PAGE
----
Yes drill sergeant

My twisted-side ego is like a drill sergeant but one that wants me to fail. It screams in my face when I screw up, fall down, question things.

Real drill sergeants, however, ultimately want you to succeed…or quit.

But wait, maybe that negative side of me is harassing me in order to help me succeed in the end. Could it be that there is a nobler purpose in that berating, negative psyche?

ArmyAmber / Pixabay

Bear with me now…

How could something from me want me to fail? Maybe this thing is EXACTLY like a drill sergeant. Maybe I should just answer “yes drill sergeant!”

You freakin idiot! Go faster! “Sir, yessir!”

Look what you did, Lewis! Stop it or you’ll ruin everything! “Sir, yessir!”

 

I think I heard Titus once say that anxiety is good because that’s how the rent gets paid.

 

 

Building Willpower – from Belle Beth Cooper at Buffer

This is a really rich and practical refresher on building willpower. I love how Belle Beth Cooper makes the keys/bullets/nuggets so easy to find. She takes pages of text and hours of information and turns it into a refreshing slap in the face to get you moving.

 

The science of self-control: 6 ways to improve your willpower

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Those Who Flee: North Korean Refugees

Those Who Flee: North Korean Refugees.

Just came across this and am posting to remind myself that I have an obligation to be happy and push myself to succeed, because there are people that need help all the time.

Mental sick day–crack for your confidence

When I was in a key developmental stage (teens) I was granted many “mental health days.” Sounds helpful, right? Sounds like my folks were cool, compassionate, and understanding. That was the intent but the concept was…misleading. And, as it turns out, debilitating.

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(Courtesy MSNBC)

Hindsight is 20/20 (or close to it maybe, but that’s another post) so I can’t be certain, but here’s what I acquired from those days. I gained:

–Sleep
–Temporary relief; taken off the hook
–Escapism and distractions
–Wallowing in my problems

Here’s what I lost:

–Learning opportunities
–Self-respect
–Healthy anxiety and pressure
–Chances to develop a growth mindset by learning how to overcome a real problem.
–Focus on the issues instead of me as the issue.
–Being forced to discover passions, what really matters to me, and striving to reach goals.

I don’t know if I’m bitter or just plain angry, but I really feel a loss. I feel duped. Not that I’m blaming them, but rather I am seeing the choices I made myself. I feel so much regret that I missed the forest for the trees over and over and over. Instead of reinforcing success and stretching, I was reinforcing negativity and quitting.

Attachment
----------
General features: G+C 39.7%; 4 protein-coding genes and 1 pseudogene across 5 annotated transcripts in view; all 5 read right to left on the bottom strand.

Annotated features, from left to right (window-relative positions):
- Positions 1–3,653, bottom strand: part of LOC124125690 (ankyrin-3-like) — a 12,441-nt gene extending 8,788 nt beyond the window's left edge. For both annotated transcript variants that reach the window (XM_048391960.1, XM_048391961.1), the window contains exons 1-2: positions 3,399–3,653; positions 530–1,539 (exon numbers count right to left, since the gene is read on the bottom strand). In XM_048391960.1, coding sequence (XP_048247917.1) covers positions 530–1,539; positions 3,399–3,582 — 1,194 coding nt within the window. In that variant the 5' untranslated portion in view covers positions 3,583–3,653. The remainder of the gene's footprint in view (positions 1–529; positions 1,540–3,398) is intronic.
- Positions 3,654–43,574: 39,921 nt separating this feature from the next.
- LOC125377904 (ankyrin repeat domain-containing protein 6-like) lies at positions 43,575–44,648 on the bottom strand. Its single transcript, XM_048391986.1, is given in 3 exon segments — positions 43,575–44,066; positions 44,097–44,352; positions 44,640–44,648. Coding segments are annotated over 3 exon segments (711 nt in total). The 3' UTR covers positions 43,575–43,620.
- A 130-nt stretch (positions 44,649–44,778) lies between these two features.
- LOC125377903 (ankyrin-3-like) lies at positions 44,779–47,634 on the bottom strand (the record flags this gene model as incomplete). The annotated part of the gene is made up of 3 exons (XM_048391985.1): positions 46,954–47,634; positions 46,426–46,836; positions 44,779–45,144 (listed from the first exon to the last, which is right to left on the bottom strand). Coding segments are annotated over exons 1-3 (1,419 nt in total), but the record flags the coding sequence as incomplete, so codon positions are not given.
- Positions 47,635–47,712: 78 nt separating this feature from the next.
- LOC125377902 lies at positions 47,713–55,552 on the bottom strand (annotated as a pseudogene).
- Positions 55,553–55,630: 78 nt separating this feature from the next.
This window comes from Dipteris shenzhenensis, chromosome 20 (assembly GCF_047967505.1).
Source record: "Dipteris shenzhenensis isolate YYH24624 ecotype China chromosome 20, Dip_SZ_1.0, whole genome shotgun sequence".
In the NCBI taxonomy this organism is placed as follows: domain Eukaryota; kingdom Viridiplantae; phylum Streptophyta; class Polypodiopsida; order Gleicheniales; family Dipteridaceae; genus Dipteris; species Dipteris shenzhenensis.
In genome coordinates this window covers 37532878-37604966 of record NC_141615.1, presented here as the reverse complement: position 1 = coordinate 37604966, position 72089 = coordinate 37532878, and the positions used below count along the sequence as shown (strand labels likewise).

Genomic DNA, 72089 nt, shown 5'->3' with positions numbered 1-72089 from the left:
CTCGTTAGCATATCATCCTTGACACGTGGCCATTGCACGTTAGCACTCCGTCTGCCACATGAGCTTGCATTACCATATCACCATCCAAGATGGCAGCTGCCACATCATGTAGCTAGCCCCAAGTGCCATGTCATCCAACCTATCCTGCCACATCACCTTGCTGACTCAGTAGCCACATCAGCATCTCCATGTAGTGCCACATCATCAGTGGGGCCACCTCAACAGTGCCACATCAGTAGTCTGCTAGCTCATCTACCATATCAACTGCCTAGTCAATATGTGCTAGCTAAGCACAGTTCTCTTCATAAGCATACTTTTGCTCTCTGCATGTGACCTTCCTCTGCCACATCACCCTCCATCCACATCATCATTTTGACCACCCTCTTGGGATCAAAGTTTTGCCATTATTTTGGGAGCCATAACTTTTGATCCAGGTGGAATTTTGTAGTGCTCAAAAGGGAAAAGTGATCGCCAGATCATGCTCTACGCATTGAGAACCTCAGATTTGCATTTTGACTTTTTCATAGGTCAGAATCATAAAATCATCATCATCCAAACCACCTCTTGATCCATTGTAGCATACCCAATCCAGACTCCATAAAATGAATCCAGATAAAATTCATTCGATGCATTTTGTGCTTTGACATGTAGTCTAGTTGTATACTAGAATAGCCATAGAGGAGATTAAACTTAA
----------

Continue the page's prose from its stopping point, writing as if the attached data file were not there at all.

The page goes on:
Sometimes one of the greatest things you can do for your children (or friends, employees, students) is to keep their feet to the flame. Instead of removing the pressure, encourage them and help just enough so that they can know that they did it.

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Mental health days are to mental resiliency what the Lazy River is to sailing.

(From)

How to fail in marriage

So you want a recipe for disaster? You want to sabotage your relationship with your number one? Sure, everyone believes they are going to succeed and be happy at the outset. Nobody really marries expecting to fail. But some of us get to a point where our pride just becomes far too important and suddenly seems to be a better lover. Here is a list of critical steps to unravel what is supposed to be the most important relationship in your life:

DON’T push yourself to make your spouse proud of you.
DO expect them to accept whatever issues from you no matter how bad it is.

DON’T seek out new things to put smiles on his or her face.
DO continually plan to do the same old same old. Your spouse should be no better than your old college roommates who never liked change, wanted to be left alone, and to be as messy and play as many video games as he wanted.

DON’T apologize sincerely or let your spouse vent.
DO plan exactly how to retaliate, get defensive about things beside the main point, and use sarcasm whenever possible.

DON’T let your spouse challenge your family. When they go up against your mom, they will lose every time.
DO compare your dysfunctional family systems to each other all the time, and let your family justify and coddle you and your problems while villainizing your spouse.

DON’T put your spouse’s well being ahead of your children.
DO use your children as weapons, collateral, allies, and bargaining pieces.

DON’T take them out on dates, adventures, and open-ended excursions where you don’t care about getting home at a certain time.
DO come home and take off the shoes and belt and let the family know you need “me time.”

DON’T worry about proving love anymore or doing what’s right because it’s right.
DO get defensive and tell him or her their love is “conditional” if they are going to hold you to the truth or to your own words.

DON’T repent.
DO apologize and move on. Shrug if necessary.

(*Even though I’m being facetiously ironic here, I have personal experience with these. I’m sure the list will be added to. May it be a warning sign. We don’t have to relive the mistakes of others.)

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